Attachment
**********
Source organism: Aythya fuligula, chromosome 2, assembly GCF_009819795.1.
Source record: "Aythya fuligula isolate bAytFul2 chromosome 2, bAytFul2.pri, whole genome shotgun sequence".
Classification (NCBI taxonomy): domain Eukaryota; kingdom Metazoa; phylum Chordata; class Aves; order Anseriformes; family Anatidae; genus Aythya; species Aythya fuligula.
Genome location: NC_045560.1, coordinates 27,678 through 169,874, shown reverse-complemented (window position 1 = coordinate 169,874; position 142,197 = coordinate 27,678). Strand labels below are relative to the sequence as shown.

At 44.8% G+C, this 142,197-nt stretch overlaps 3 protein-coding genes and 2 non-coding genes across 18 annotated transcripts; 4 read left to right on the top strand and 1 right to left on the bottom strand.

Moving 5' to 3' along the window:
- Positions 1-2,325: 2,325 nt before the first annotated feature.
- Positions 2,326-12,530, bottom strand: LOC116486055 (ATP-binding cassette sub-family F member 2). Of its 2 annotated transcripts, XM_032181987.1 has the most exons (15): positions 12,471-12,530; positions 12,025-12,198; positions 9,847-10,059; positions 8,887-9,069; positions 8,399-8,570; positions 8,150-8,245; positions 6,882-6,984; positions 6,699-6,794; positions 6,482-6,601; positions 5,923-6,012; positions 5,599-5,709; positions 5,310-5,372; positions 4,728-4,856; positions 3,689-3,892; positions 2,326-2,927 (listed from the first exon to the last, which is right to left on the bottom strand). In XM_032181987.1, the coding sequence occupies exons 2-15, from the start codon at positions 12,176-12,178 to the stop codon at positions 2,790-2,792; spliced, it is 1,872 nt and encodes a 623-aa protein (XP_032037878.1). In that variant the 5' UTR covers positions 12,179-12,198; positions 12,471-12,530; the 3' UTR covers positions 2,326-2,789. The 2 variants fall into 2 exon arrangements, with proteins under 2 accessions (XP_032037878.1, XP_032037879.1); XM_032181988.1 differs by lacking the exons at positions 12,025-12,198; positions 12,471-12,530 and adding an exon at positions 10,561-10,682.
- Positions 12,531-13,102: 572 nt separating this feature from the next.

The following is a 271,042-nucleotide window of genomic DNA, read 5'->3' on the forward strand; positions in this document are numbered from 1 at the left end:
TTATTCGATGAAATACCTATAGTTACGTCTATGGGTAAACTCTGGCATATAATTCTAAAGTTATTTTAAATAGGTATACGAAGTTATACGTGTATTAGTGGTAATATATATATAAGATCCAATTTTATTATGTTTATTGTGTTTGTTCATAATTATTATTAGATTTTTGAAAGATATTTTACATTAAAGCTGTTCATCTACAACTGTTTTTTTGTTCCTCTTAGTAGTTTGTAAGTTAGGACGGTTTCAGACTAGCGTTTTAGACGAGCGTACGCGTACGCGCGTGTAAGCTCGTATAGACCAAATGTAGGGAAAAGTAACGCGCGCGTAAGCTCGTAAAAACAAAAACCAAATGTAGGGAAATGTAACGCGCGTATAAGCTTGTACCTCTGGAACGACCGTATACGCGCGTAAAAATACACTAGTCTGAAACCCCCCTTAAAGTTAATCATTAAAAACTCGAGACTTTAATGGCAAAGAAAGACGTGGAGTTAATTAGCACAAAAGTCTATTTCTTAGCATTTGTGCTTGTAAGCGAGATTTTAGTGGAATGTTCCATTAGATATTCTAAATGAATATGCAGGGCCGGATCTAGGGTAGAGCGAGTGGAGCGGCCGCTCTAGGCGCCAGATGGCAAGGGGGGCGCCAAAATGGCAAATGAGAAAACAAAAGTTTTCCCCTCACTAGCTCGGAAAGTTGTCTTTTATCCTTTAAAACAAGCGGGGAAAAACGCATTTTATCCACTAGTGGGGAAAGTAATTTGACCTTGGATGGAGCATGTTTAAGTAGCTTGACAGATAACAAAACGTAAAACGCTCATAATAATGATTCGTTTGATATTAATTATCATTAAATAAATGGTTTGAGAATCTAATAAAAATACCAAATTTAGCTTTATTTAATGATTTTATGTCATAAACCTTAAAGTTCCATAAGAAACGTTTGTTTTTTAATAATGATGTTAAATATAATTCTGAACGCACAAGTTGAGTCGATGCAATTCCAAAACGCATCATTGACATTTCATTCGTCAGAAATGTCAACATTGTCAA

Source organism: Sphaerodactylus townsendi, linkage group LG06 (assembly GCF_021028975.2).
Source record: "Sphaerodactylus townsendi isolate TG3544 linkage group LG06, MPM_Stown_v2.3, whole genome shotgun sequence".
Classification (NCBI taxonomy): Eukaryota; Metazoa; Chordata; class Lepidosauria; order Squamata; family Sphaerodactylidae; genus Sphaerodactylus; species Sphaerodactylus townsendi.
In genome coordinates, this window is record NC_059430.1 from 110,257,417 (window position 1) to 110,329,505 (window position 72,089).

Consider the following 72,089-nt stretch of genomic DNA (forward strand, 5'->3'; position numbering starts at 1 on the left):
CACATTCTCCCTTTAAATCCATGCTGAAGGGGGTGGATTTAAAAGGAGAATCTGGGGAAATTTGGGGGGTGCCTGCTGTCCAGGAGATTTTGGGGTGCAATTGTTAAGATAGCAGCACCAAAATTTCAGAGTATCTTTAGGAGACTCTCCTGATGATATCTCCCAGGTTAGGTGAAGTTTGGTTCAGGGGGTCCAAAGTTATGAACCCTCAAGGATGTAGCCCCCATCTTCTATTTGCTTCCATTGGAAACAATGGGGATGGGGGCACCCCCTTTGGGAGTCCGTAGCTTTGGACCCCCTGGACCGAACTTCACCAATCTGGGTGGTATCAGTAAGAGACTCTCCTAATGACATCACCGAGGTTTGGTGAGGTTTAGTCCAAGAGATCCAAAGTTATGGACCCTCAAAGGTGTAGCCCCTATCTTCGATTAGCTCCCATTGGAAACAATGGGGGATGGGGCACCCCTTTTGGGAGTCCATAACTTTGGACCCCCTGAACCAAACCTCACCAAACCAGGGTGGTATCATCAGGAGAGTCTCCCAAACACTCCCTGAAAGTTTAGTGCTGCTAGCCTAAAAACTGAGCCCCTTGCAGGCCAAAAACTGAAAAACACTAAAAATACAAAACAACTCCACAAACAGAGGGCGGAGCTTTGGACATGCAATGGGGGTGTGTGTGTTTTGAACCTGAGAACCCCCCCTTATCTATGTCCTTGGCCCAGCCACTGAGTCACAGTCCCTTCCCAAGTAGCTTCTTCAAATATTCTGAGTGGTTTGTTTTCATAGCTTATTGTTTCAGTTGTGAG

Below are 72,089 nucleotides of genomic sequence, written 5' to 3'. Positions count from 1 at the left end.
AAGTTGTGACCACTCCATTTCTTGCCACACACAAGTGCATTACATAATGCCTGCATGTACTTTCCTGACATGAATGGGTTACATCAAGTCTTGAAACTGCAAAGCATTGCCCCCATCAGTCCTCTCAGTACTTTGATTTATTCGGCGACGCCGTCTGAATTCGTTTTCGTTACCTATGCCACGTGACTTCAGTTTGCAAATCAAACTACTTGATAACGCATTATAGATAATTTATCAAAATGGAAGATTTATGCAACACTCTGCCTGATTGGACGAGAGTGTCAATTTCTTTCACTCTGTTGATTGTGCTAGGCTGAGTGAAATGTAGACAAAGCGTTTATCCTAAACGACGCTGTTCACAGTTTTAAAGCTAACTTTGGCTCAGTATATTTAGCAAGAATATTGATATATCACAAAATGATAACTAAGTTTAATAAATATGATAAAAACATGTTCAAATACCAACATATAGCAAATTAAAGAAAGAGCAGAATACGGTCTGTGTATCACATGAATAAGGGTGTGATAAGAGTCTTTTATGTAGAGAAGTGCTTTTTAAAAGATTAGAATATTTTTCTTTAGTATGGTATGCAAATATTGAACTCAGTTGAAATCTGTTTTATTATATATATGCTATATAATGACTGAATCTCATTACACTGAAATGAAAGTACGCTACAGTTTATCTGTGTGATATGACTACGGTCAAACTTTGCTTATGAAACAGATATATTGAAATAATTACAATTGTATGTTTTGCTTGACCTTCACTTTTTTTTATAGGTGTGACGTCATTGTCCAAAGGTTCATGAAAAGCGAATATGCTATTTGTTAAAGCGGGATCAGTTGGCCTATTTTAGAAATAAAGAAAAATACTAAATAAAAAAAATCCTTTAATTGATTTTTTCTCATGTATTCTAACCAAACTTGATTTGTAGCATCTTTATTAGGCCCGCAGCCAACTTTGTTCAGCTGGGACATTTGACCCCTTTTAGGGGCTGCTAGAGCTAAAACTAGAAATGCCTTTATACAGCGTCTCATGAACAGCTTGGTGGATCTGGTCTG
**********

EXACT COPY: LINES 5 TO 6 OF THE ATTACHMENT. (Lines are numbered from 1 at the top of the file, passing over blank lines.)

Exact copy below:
At 44.8% G+C, this 142,197-nt stretch overlaps 3 protein-coding genes and 2 non-coding genes across 18 annotated transcripts; 4 read left to right on the top strand and 1 right to left on the bottom strand.

Moving 5' to 3' along the window: